There are sooo many family court cases. Especially child support cases.
Establishing support … Enforcing Support … Adjudicating contempt … Establishing support arrearages … Increasing support … Decreasing support … Terminating Support … etc., etc.
It would take more judges than many court systems have for a judge to personally preside over all of those support cases, in addition to all the other family court cases pending before them.
So many states’ court systems, Florida included, have developed some alternatives which conserve judicial resources.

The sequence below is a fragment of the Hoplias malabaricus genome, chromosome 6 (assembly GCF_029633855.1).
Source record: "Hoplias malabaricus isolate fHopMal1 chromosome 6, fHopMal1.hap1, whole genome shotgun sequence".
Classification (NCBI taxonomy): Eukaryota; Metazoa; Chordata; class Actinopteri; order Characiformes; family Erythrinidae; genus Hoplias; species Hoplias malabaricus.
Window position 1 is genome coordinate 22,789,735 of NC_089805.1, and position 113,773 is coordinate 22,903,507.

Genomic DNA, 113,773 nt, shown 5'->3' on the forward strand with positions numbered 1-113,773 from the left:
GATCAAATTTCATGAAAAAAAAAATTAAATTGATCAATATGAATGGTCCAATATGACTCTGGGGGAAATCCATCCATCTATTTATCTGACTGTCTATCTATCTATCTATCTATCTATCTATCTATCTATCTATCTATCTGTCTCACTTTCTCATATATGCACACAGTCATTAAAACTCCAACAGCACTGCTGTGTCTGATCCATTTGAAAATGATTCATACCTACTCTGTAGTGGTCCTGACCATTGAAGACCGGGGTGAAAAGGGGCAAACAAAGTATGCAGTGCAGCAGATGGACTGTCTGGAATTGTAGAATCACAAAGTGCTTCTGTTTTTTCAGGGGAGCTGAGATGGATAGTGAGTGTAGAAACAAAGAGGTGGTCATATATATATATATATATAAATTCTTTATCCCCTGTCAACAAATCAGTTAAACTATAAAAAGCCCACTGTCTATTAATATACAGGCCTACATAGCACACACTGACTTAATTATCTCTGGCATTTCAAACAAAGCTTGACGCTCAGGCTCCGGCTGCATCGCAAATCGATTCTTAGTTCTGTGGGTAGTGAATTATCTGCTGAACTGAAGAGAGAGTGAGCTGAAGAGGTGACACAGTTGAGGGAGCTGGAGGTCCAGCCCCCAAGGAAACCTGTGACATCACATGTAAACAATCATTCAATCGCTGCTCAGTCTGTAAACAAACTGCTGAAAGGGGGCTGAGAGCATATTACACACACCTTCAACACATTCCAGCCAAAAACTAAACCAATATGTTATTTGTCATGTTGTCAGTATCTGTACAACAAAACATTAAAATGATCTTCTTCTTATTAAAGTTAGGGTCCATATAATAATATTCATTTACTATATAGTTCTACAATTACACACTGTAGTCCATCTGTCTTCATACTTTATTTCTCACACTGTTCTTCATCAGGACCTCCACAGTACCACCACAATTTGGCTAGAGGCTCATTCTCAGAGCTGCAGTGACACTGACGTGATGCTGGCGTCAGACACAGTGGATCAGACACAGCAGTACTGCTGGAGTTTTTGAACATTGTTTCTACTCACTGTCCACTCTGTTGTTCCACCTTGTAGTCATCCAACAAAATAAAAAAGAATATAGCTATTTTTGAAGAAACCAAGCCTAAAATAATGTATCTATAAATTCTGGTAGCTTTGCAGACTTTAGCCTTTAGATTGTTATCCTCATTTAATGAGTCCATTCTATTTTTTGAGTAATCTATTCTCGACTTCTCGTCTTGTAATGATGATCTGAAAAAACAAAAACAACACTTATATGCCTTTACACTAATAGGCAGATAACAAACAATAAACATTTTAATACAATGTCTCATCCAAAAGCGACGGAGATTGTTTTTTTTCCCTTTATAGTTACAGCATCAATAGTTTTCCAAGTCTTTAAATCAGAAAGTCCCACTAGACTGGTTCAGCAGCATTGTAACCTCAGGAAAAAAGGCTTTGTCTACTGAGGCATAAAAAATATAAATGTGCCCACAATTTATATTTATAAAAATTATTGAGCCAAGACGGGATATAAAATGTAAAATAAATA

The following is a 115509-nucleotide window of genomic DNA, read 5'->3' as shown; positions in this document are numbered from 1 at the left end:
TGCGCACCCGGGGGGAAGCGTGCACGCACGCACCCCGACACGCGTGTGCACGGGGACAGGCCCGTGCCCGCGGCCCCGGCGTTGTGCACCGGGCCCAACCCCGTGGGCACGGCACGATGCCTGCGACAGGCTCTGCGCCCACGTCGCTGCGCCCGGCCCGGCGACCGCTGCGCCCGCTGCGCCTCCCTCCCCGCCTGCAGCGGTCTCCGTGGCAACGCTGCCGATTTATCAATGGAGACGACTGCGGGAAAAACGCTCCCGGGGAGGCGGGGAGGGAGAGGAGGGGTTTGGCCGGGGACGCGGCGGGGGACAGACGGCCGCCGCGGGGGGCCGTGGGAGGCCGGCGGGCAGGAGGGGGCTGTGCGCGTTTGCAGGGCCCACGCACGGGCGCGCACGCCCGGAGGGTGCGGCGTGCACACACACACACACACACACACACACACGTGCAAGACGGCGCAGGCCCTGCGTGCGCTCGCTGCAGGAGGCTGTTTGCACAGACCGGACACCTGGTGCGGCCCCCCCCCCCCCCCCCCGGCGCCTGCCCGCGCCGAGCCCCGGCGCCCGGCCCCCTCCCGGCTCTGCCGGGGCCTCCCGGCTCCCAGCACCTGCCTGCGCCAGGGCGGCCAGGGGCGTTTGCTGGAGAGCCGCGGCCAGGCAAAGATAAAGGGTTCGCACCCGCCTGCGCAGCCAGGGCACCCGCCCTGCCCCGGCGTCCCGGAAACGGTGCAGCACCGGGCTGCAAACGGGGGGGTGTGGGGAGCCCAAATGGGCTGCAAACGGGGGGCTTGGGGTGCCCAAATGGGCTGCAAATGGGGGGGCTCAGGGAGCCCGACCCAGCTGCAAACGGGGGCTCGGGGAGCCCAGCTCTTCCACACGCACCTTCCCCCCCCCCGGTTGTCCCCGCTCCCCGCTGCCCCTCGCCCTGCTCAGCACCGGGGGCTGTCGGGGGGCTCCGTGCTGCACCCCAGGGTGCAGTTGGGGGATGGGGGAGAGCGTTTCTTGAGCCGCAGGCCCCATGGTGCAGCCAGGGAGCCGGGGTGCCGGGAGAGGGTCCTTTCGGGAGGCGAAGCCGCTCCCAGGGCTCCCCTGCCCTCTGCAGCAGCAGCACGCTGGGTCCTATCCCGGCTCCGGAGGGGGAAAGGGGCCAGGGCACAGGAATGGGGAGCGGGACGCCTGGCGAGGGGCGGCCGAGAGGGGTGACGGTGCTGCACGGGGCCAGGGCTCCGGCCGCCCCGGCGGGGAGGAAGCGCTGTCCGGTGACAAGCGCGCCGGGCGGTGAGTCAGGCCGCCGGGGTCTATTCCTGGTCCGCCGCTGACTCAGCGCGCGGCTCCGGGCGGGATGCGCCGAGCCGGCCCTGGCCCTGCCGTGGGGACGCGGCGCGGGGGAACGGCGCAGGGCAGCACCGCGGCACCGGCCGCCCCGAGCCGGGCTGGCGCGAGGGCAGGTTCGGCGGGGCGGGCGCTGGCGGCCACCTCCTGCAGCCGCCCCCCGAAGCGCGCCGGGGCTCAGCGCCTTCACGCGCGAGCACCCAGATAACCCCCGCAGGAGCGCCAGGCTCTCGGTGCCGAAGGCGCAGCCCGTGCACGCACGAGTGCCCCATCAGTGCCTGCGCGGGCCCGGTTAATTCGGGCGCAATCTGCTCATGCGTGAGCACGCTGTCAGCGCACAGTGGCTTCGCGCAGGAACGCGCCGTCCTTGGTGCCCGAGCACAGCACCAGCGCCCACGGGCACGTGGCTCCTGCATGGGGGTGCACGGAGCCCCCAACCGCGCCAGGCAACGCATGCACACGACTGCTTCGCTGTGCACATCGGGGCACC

In Missouri, the state’s social services agency has been holding its own administrative hearings, in which its own administrative hearing officers have been modifying child support determinations – determinations which were originally made by judges.
The state (quite plausibly) maintains that the administrative process is faster and cheaper … but many people, including many judges, believe it may be less accurate.
Now, a support-receiving mother has taken the Missouri agency to court for allegedly exceeding its statutory authority, by reducing the child support a judge previously awarded her.
And the Missouri Court of Appeals (and, reportedly, many Missouri judges) agree with her.
It remains to be seen whether the case will be further appealed … and how far the shockwaves may ripple.